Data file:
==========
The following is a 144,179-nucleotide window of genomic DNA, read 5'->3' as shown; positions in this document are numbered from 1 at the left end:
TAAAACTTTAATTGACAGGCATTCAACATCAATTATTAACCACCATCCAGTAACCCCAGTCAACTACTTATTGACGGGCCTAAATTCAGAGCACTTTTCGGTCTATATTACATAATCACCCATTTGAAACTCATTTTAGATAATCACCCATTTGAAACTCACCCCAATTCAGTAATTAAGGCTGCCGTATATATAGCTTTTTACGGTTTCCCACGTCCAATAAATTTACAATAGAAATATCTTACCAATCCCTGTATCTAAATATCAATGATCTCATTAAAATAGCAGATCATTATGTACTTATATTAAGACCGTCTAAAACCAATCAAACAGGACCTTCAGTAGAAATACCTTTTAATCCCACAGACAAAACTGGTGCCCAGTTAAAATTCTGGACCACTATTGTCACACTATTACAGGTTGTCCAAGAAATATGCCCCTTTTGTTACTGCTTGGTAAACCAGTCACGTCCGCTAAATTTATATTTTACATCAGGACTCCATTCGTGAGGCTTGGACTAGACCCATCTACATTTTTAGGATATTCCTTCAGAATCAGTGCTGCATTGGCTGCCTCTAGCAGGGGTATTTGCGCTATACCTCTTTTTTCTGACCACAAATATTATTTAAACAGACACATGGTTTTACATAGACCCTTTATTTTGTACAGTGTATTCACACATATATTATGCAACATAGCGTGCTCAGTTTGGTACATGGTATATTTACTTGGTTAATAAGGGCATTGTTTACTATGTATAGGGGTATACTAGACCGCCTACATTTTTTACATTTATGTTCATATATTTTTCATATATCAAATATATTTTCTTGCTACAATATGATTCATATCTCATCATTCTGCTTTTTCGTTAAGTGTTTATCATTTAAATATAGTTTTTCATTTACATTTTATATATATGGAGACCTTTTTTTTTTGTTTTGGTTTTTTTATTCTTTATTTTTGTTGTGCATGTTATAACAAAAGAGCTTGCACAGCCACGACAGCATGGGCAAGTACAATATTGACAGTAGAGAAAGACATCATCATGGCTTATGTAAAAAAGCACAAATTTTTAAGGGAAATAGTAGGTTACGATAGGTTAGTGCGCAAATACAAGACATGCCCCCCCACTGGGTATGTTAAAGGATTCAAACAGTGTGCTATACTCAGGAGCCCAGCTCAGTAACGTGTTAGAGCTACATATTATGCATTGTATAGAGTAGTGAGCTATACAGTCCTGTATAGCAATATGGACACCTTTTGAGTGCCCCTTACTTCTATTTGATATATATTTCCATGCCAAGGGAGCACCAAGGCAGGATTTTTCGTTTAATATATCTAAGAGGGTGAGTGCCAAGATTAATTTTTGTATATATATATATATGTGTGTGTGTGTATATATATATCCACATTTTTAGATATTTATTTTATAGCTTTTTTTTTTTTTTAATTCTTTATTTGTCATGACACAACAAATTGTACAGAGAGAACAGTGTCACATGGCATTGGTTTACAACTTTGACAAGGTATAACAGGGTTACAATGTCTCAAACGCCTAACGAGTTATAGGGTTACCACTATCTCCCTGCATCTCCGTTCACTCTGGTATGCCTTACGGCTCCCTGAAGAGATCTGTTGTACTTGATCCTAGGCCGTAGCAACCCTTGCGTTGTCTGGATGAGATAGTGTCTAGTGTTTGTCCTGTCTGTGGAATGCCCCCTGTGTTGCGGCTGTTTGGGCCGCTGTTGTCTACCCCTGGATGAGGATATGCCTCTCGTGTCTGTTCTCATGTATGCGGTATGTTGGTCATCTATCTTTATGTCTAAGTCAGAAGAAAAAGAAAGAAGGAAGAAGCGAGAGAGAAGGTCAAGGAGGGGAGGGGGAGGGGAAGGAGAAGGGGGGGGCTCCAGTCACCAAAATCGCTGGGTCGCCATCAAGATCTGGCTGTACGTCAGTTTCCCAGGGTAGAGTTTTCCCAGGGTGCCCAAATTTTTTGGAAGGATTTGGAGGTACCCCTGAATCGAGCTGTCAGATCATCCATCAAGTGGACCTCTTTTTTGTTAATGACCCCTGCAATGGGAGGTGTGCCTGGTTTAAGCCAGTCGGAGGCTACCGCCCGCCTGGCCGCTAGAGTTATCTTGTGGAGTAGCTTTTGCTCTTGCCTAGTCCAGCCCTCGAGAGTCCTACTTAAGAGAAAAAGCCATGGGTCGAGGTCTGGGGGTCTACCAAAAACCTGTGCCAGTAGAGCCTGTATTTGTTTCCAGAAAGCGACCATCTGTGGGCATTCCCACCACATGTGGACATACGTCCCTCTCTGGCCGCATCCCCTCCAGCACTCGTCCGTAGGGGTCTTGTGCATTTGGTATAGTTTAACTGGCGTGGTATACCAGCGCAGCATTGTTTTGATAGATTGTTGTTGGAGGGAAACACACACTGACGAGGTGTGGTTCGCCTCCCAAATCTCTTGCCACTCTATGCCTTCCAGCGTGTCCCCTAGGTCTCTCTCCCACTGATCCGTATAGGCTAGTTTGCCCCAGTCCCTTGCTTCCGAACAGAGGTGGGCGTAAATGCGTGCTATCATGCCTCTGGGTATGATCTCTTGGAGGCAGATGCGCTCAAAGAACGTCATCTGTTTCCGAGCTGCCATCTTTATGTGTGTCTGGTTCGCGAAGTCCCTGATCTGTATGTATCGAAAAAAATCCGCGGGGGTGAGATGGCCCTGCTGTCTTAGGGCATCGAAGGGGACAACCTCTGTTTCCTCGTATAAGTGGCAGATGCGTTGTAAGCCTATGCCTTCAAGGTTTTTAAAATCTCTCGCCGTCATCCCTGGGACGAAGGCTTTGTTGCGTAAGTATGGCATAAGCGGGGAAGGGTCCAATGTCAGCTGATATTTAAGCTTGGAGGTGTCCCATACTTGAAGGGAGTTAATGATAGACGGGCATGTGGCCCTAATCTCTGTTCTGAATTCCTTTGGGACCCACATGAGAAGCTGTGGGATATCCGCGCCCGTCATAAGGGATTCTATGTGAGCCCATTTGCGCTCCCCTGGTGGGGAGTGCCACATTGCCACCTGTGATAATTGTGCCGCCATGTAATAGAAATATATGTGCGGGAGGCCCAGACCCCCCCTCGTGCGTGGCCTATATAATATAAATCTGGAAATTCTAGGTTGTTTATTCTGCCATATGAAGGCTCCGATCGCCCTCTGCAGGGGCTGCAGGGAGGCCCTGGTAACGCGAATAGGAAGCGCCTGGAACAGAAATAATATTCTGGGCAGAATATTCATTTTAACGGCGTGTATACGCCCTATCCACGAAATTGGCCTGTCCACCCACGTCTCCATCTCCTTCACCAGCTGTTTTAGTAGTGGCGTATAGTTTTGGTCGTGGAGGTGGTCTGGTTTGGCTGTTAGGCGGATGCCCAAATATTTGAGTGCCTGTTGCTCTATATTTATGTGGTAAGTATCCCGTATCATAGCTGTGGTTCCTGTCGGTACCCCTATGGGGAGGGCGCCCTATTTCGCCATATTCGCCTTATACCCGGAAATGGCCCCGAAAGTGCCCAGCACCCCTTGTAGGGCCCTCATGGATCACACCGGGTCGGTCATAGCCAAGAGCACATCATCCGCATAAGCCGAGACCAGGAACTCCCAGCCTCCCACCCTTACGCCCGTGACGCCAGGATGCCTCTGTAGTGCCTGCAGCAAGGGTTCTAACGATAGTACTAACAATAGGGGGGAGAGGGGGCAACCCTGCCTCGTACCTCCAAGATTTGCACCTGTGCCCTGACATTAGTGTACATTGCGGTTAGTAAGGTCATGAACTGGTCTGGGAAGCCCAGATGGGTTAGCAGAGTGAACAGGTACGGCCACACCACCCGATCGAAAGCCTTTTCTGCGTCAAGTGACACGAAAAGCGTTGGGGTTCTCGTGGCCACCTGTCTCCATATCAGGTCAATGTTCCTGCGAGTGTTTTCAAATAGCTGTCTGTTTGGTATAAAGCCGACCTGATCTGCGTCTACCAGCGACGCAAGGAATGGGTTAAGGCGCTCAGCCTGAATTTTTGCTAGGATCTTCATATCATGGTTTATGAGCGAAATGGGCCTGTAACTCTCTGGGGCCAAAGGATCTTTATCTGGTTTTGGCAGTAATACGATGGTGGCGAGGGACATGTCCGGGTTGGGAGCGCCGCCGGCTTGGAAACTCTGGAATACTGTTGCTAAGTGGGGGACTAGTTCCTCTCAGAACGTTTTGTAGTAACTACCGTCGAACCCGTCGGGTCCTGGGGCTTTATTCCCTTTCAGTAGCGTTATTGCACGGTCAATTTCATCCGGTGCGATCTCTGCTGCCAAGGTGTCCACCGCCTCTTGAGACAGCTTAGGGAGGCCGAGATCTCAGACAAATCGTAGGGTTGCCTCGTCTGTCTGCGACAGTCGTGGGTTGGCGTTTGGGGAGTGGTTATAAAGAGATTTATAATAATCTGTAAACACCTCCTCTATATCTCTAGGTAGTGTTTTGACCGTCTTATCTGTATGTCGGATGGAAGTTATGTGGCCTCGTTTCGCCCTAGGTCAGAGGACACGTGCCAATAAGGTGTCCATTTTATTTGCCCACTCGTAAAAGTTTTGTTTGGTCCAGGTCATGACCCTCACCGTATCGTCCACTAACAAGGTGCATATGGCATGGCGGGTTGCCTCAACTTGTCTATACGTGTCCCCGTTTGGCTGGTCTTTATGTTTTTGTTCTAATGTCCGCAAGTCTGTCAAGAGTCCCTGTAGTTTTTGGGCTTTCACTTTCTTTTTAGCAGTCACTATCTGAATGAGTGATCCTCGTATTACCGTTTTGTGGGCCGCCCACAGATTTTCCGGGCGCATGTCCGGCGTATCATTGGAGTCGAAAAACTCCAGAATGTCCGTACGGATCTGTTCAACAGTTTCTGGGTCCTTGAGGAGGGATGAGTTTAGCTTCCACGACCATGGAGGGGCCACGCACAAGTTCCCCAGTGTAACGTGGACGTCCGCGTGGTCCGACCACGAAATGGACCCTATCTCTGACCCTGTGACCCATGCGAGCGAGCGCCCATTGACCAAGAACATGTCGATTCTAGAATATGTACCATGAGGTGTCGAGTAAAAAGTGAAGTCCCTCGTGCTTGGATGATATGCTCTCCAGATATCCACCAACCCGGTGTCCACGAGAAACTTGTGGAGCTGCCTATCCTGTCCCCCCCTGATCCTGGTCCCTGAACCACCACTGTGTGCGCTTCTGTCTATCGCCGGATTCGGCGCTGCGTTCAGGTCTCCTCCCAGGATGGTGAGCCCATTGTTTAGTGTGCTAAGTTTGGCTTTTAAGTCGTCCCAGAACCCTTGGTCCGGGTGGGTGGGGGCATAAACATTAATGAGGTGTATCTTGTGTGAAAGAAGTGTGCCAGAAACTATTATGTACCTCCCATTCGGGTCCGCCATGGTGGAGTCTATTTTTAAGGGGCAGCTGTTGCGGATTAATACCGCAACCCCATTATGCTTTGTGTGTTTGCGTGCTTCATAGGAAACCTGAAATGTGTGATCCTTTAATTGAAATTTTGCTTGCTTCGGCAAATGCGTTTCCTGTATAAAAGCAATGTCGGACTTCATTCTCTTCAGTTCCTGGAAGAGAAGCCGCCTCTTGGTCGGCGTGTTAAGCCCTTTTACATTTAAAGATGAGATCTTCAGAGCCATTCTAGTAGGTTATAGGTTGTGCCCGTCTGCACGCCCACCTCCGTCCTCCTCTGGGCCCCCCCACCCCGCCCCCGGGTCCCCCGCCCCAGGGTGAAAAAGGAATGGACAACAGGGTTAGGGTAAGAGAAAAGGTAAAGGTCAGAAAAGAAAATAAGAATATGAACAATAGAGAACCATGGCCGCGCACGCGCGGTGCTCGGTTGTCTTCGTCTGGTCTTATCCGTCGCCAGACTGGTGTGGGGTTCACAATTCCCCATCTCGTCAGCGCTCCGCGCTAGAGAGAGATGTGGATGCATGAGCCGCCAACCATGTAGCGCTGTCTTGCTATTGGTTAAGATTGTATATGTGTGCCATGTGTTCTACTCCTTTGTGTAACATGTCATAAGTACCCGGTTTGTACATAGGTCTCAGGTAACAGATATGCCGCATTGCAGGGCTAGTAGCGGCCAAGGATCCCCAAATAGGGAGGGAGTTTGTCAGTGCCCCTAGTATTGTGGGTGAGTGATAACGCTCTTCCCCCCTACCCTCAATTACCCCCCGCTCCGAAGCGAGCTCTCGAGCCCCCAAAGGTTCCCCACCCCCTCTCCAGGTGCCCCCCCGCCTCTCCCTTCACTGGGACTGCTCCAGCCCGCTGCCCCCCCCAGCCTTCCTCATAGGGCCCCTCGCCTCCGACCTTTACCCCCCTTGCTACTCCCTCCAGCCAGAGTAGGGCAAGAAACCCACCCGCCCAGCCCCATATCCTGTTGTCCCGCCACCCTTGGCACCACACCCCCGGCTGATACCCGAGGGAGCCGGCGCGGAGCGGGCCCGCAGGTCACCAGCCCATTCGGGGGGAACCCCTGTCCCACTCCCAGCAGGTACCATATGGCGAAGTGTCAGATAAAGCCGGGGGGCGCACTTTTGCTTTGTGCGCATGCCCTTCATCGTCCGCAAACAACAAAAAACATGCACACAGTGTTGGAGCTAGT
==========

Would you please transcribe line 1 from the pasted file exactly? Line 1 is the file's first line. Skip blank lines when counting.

The following is a 144,179-nucleotide window of genomic DNA, read 5'->3' as shown; positions in this document are numbered from 1 at the left end: